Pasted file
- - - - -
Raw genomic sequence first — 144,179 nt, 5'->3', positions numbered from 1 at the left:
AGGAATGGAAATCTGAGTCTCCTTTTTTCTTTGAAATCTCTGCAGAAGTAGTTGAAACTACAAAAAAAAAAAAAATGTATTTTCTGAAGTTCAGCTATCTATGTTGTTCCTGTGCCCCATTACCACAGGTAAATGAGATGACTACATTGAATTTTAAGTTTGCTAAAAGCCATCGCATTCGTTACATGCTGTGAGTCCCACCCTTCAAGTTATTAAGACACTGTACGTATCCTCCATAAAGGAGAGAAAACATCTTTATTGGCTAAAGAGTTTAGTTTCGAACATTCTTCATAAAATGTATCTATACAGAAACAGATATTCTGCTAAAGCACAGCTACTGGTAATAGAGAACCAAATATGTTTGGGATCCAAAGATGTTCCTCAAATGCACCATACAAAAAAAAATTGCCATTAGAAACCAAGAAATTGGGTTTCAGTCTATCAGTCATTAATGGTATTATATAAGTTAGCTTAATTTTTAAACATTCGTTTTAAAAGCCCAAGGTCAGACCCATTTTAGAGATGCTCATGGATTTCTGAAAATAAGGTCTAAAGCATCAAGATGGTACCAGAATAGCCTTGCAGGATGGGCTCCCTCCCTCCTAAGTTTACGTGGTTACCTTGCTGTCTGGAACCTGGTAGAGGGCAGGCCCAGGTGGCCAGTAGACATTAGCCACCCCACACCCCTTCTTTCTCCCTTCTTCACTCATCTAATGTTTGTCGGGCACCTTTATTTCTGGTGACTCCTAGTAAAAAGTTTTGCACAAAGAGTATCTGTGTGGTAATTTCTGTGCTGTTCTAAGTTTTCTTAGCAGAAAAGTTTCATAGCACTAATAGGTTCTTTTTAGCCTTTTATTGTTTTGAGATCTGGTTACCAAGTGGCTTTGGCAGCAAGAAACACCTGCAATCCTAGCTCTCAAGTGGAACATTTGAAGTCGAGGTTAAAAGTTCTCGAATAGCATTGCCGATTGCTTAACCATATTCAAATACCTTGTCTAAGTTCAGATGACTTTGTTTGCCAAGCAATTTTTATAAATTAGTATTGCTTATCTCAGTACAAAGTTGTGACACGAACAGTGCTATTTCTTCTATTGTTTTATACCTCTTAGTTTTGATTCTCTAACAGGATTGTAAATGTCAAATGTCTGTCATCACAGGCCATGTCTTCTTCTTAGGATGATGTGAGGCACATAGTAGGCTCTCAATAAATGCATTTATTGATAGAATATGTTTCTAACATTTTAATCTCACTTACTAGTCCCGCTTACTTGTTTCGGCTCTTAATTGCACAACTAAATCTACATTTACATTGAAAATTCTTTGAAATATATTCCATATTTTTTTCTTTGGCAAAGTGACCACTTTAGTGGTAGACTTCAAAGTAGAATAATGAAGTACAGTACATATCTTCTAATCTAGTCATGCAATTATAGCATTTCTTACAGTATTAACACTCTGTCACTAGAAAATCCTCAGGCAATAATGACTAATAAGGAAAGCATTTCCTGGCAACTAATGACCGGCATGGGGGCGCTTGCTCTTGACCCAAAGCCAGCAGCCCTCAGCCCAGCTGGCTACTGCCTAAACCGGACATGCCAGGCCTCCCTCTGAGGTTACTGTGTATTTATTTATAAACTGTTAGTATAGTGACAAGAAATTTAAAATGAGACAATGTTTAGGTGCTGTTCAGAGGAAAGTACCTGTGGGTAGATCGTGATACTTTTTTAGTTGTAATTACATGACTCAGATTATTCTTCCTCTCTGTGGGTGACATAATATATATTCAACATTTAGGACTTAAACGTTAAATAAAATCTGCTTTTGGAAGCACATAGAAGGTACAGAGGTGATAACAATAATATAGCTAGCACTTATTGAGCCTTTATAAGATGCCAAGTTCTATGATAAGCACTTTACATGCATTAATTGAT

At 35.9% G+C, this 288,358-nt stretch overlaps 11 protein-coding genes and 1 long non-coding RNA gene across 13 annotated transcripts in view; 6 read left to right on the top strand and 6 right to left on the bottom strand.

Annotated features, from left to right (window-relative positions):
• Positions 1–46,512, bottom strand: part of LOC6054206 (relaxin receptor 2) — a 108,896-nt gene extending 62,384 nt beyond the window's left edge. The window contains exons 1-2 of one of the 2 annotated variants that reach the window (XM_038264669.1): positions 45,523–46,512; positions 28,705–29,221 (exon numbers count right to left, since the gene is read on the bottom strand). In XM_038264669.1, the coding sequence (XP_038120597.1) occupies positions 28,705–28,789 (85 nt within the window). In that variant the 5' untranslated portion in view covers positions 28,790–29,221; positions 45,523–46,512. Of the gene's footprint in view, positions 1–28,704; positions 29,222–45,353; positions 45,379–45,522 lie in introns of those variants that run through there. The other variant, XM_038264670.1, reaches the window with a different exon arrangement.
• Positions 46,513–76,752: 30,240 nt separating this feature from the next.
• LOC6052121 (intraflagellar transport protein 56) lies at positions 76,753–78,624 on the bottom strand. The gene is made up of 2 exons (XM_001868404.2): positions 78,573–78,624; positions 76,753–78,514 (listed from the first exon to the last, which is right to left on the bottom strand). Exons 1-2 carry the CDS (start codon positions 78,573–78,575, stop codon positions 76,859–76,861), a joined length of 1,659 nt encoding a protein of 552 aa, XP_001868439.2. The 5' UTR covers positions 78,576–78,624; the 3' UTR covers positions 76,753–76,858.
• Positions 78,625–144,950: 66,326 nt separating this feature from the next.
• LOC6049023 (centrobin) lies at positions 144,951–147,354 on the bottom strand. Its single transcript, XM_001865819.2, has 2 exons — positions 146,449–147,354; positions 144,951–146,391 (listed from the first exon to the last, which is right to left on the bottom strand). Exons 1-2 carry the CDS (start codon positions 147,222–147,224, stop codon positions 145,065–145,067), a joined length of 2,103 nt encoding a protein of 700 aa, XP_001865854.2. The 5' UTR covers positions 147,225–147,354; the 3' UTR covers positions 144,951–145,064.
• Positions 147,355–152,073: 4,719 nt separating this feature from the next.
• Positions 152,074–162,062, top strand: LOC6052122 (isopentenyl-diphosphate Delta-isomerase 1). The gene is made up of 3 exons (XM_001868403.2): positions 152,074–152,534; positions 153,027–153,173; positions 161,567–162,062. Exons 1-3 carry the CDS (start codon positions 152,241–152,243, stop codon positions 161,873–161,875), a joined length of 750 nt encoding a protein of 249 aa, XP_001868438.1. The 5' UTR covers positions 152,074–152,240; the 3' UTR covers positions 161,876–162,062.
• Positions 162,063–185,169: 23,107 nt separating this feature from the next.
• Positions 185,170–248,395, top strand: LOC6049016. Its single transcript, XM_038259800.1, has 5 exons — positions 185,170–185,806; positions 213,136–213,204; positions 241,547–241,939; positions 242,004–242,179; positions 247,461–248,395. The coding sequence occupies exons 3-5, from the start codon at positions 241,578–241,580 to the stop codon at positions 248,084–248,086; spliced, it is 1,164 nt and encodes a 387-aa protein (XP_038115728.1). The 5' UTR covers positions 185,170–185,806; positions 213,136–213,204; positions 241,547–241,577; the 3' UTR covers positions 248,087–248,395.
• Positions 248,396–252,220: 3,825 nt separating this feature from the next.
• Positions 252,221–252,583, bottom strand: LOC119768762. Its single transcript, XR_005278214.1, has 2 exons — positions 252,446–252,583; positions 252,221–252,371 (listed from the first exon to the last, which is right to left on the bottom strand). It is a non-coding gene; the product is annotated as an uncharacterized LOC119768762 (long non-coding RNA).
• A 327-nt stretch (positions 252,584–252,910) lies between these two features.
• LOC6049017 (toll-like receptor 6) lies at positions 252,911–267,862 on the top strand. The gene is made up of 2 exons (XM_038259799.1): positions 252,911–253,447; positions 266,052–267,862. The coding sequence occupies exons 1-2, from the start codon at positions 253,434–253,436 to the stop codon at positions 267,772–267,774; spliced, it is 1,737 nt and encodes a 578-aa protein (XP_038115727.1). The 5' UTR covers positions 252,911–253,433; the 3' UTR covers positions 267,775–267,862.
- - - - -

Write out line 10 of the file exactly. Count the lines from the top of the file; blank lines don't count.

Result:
• Positions 147,355–152,073: 4,719 nt separating this feature from the next.